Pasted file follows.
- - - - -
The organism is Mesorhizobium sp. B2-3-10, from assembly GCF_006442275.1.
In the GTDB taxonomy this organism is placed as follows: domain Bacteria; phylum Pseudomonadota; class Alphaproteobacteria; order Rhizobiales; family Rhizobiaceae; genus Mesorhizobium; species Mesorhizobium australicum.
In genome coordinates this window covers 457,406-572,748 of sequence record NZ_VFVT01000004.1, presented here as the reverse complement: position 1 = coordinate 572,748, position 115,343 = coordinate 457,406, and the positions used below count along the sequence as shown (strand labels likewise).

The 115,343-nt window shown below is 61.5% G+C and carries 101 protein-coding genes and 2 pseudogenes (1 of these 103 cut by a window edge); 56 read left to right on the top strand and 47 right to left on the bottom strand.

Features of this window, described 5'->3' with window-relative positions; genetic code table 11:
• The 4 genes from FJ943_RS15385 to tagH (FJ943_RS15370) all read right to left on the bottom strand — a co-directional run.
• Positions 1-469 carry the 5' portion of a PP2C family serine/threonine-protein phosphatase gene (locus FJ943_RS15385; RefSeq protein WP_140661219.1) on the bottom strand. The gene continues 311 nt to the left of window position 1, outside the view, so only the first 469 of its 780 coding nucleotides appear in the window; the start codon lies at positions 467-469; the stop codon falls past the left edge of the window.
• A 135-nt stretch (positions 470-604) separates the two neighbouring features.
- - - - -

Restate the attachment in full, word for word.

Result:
The organism is Mesorhizobium sp. B2-3-10, from assembly GCF_006442275.1.
In the GTDB taxonomy this organism is placed as follows: domain Bacteria; phylum Pseudomonadota; class Alphaproteobacteria; order Rhizobiales; family Rhizobiaceae; genus Mesorhizobium; species Mesorhizobium australicum.
In genome coordinates this window covers 457,406-572,748 of sequence record NZ_VFVT01000004.1, presented here as the reverse complement: position 1 = coordinate 572,748, position 115,343 = coordinate 457,406, and the positions used below count along the sequence as shown (strand labels likewise).

The 115,343-nt window shown below is 61.5% G+C and carries 101 protein-coding genes and 2 pseudogenes (1 of these 103 cut by a window edge); 56 read left to right on the top strand and 47 right to left on the bottom strand.

Features of this window, described 5'->3' with window-relative positions; genetic code table 11:
• The 4 genes from FJ943_RS15385 to tagH (FJ943_RS15370) all read right to left on the bottom strand — a co-directional run.
• Positions 1-469 carry the 5' portion of a PP2C family serine/threonine-protein phosphatase gene (locus FJ943_RS15385; RefSeq protein WP_140661219.1) on the bottom strand. The gene continues 311 nt to the left of window position 1, outside the view, so only the first 469 of its 780 coding nucleotides appear in the window; the start codon lies at positions 467-469; the stop codon falls past the left edge of the window.
• A 135-nt stretch (positions 470-604) separates the two neighbouring features.